Participation in writing marathons is one of my favourite ways to grow as an author. What is a novel marathon? It’s a 3-day, 72-hour, non-stop event where writers, of all stages and ages, come to write a first-draft novella over a long-weekend.
I’ve attended the Muskoka Novel Marathon at least six times and I intend to join the Toronto Novel Marathon this summer. Both of these Ontario based marathons are connected to worthy charities. Writers accept pledges and are encouraged to fund-raise up to $500 per author. Cumulatively in Muskoka, $105,000 has been raised for adult literacy programs. The Toronto Novel Marathon, affectionately dubbed ToNoMa, raises funds for the Renascent House – a residential treatment program for people with addictions.
Imagine meeting fellow writers, who become fast friends by the end of the weekend. I’ve had some of my most inspiring conversations while being surrounded by fellow writers. We eat wonderful meals together and share stories on the craft of writing. Everyone is encouraging of one-another.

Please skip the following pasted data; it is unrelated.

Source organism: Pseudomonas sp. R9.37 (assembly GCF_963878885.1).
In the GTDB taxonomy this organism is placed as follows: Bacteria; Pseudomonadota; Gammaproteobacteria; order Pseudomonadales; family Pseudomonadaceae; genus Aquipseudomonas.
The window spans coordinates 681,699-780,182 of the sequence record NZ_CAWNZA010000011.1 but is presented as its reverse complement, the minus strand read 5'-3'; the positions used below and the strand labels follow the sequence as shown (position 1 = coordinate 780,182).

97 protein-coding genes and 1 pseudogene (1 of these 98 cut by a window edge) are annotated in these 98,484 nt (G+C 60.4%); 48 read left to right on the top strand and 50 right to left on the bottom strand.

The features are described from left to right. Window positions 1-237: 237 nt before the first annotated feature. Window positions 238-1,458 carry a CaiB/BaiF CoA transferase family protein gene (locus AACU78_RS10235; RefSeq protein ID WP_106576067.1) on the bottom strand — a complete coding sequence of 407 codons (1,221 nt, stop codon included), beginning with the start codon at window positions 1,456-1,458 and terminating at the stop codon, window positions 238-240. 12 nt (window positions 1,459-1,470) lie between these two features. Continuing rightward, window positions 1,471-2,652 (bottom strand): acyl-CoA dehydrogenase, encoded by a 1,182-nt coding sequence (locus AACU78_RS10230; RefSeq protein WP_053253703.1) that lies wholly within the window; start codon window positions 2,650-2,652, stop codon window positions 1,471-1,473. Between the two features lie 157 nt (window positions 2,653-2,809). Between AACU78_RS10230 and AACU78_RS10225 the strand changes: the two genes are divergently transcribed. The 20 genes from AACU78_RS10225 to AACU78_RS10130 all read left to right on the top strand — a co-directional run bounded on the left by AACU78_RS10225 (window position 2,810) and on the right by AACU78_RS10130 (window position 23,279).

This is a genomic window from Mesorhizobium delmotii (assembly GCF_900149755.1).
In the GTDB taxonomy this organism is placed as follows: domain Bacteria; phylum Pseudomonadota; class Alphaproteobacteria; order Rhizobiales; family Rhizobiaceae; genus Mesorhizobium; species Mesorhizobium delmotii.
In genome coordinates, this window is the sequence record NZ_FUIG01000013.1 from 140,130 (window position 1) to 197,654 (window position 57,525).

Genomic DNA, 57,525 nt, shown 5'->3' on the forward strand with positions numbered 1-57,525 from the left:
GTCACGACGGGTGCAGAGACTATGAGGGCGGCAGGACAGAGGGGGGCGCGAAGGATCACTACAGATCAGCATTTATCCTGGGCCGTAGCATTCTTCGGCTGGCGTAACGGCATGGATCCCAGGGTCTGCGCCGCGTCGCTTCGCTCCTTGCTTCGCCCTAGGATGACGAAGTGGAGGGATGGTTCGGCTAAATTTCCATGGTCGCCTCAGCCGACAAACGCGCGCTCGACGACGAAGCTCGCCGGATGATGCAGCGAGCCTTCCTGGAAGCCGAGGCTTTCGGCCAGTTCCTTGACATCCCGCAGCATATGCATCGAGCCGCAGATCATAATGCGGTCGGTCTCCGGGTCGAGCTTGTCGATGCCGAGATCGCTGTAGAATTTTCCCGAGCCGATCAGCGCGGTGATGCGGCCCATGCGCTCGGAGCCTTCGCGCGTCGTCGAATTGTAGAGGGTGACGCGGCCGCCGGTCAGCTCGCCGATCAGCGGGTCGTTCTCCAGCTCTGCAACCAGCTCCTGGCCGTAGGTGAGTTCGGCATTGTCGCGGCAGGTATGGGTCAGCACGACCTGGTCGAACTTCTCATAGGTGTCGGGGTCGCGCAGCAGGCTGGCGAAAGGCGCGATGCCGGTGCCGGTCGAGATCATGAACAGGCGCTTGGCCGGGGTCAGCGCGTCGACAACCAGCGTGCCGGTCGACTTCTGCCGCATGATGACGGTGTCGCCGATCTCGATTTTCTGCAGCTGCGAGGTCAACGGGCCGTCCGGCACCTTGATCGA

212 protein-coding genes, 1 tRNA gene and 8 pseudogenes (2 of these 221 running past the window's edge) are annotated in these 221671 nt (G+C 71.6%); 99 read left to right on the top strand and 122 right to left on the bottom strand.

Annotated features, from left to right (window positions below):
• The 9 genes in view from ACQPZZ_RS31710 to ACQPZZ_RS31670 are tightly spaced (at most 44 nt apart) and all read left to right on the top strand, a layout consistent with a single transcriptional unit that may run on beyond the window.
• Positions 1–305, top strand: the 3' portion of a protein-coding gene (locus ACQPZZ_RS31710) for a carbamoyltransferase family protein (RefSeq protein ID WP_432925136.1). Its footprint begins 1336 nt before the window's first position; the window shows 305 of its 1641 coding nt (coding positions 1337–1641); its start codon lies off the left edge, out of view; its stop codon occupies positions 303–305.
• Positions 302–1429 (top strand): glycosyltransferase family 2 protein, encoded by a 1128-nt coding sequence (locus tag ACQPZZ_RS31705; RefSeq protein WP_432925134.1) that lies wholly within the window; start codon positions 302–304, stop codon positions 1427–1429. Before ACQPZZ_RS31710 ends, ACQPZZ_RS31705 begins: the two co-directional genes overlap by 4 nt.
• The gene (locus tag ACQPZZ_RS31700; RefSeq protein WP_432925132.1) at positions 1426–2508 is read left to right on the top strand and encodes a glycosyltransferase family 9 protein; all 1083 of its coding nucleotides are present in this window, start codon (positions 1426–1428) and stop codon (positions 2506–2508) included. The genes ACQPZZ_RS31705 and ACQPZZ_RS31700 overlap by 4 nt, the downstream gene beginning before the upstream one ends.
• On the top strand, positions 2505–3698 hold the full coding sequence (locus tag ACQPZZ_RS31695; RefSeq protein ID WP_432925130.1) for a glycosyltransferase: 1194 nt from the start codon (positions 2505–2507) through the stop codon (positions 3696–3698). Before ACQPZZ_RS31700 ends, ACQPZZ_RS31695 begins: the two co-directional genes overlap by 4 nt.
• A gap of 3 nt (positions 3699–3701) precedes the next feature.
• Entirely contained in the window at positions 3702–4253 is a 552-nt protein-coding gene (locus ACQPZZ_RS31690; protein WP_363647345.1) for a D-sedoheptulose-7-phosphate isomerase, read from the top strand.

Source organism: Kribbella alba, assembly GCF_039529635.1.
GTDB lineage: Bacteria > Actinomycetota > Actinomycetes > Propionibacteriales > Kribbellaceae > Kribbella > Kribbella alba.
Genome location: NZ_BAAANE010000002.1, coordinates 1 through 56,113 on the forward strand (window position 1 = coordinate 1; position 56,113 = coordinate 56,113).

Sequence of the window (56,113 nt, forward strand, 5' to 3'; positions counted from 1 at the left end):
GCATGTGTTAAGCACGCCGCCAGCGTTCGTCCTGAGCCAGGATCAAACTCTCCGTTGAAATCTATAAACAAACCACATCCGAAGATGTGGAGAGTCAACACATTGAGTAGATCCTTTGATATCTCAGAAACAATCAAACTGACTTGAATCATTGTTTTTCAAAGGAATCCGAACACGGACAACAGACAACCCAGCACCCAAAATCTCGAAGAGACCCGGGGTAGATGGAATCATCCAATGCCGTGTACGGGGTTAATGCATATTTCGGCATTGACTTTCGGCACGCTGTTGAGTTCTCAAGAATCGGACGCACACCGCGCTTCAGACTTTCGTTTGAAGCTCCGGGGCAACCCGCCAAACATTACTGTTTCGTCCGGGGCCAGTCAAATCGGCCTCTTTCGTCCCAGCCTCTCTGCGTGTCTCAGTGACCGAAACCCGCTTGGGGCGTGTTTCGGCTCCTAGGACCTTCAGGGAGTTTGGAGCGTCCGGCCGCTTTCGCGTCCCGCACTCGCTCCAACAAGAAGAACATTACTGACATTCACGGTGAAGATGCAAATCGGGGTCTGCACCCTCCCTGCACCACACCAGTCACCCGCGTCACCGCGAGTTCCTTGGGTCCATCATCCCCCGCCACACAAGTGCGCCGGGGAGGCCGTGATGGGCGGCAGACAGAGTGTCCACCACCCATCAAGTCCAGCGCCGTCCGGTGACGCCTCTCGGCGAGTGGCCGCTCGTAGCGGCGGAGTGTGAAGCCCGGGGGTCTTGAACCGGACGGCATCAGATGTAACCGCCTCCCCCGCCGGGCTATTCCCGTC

Sleep deprivation can bring out silliness and since my already out-going personality blossoms at novel marathons, I was nicknamed Giggles. When I became a grandmother my nickname morphed into Grandma Giggles and the moniker stuck. I’ve also gotten involved in childishness, like a chair race at midnight of the third night and silly games with horns. However, what happens at a novel marathon stays at the marathon, so I can’t share too much without fear of retribution.
On April 1st, 2010, I received an email from my friend Martin Avery to tell me that he and Jenny Cressman were putting together a book called The Best Stories from the Muskoka Novel Marathon 2000 – 2010 to commemorate the first 10 years of this fundraising event for literacy. Martin is known for his humour so I asked him to stop sending me April Fools jokes. After he convinced me that his email was not a prank I began to get excited about being one of only twelve authors chosen. In the anthology, I included a polished version of a short story I wrote at one of the marathons.
Friendships are forged over the weekend and most keep in touch via social media. Writing is often a lonely existence, so having the privilege of being part of a worthwhile event lifts my spirits and compels me to write and edit when I’d otherwise be procrastinating.
Veteran novel marathoners have become my support system throughout the year. We’ll occasionally meet at other events where writers congregate. I’m welcomed with a great big hug, followed by another inspiring conversation about their writing and mine.